Graphic and verbal communication are typically thought to work in very different ways. While speech uses a conventionalized vocabulary that is acquired from children’s environments, drawing is assumed to reflect the articulation of how people see and think, with learning based on “artistic talent.” Yet, research from linguistics and cognitive science upends these assumptions, suggesting that these domains are actually not so distinctive. I will argue that learning to draw involves building up a visual vocabulary of graphic representations that is developed across a sensitive period similar to that of language. In addition, comprehending sequential images involves a grammar built of “parts of speech” and hierarchic constituents, and their manipulation evokes similar brain responses as the syntax of sentences. Finally, I’ll show the origins of Western cultural considerations about “art” and its instruction, and argue that these assumptions actually inhibit people from learning how to draw, while obfuscating the linguistic status of these visual languages. Altogether, this work heralds a reconsideration of graphic communication and its place within the linguistic and cognitive sciences.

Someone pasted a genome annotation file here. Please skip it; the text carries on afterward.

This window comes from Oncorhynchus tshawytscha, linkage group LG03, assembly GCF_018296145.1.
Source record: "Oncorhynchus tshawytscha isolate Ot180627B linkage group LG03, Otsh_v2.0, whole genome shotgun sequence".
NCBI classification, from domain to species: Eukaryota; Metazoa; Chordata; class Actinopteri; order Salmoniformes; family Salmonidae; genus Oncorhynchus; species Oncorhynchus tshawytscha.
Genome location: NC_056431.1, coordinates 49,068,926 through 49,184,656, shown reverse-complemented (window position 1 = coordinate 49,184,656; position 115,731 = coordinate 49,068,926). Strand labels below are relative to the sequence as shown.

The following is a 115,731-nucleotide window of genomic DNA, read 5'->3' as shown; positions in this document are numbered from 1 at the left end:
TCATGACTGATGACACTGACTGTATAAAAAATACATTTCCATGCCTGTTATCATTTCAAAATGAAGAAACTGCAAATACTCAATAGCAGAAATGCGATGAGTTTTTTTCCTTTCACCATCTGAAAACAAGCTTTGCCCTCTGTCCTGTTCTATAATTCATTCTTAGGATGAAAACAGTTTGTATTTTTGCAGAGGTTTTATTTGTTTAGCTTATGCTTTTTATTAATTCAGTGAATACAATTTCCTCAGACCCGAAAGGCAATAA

This talk is part of the LINGUAE Lectures 2022, organized by LINGUAE, a research group of Institut Jean-Nicod and one of the teams of DEC-Linguistics.